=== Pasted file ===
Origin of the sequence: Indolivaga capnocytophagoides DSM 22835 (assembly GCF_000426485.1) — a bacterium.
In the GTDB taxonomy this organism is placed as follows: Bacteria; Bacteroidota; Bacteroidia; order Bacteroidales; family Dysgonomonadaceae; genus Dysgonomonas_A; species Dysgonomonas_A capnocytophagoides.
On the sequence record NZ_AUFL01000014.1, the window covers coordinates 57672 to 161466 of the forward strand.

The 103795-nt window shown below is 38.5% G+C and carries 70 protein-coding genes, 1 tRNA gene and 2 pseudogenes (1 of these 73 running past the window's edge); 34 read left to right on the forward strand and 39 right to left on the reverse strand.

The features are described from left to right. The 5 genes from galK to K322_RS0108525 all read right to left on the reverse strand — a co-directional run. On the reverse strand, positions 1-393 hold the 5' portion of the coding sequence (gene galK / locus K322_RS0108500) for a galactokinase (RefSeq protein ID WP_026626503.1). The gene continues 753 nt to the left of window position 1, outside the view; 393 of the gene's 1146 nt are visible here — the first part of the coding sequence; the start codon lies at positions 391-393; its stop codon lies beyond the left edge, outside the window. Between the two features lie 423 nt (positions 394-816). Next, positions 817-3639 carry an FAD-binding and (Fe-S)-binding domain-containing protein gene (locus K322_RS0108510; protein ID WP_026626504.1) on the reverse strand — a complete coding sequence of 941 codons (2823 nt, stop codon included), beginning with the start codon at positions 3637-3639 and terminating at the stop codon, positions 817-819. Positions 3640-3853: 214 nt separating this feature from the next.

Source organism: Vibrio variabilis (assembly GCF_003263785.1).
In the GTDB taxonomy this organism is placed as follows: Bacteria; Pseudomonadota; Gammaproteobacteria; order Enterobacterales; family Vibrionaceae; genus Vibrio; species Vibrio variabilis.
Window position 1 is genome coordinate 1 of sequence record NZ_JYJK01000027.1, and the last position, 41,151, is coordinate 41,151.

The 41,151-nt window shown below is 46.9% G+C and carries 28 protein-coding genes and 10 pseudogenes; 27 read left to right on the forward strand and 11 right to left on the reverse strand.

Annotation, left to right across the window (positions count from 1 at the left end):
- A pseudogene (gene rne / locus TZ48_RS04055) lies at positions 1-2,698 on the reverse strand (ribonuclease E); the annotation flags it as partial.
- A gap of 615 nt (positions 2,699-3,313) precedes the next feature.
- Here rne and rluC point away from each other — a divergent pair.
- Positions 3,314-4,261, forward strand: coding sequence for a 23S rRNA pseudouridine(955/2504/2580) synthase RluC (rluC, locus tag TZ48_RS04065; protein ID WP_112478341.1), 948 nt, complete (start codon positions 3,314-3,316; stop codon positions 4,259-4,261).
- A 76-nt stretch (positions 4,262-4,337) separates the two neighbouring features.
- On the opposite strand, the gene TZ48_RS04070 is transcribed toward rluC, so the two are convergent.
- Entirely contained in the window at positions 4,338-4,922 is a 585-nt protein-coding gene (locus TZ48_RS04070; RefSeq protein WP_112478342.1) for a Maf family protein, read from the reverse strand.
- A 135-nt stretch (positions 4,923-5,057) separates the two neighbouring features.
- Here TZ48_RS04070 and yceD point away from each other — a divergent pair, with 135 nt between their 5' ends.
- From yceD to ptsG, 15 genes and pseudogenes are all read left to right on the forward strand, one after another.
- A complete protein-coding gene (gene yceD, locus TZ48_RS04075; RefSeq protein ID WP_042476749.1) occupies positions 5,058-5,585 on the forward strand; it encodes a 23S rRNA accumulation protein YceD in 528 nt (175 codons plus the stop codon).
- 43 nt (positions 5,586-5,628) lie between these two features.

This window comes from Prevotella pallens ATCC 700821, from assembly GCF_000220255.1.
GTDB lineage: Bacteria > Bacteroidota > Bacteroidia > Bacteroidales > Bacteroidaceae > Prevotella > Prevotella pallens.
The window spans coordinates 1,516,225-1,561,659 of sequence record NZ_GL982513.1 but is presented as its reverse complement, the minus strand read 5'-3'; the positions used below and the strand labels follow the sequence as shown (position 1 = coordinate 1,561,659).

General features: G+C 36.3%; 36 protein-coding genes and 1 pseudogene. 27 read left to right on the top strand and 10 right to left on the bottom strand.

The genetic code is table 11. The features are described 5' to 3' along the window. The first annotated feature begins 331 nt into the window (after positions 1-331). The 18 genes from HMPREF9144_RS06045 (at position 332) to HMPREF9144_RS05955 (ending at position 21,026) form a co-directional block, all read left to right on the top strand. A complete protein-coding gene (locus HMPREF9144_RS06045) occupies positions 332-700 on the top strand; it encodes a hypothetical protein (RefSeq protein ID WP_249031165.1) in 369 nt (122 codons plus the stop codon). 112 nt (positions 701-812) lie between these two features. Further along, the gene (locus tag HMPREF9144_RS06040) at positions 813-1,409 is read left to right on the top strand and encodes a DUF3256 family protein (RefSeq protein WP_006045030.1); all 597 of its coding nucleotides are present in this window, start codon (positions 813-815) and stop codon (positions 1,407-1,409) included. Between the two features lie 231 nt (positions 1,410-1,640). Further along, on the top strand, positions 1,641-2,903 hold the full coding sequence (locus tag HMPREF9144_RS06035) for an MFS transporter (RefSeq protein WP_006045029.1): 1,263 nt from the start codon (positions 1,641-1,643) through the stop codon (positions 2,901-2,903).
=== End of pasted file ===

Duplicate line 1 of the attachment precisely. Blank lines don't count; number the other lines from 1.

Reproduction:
Origin of the sequence: Indolivaga capnocytophagoides DSM 22835 (assembly GCF_000426485.1) — a bacterium.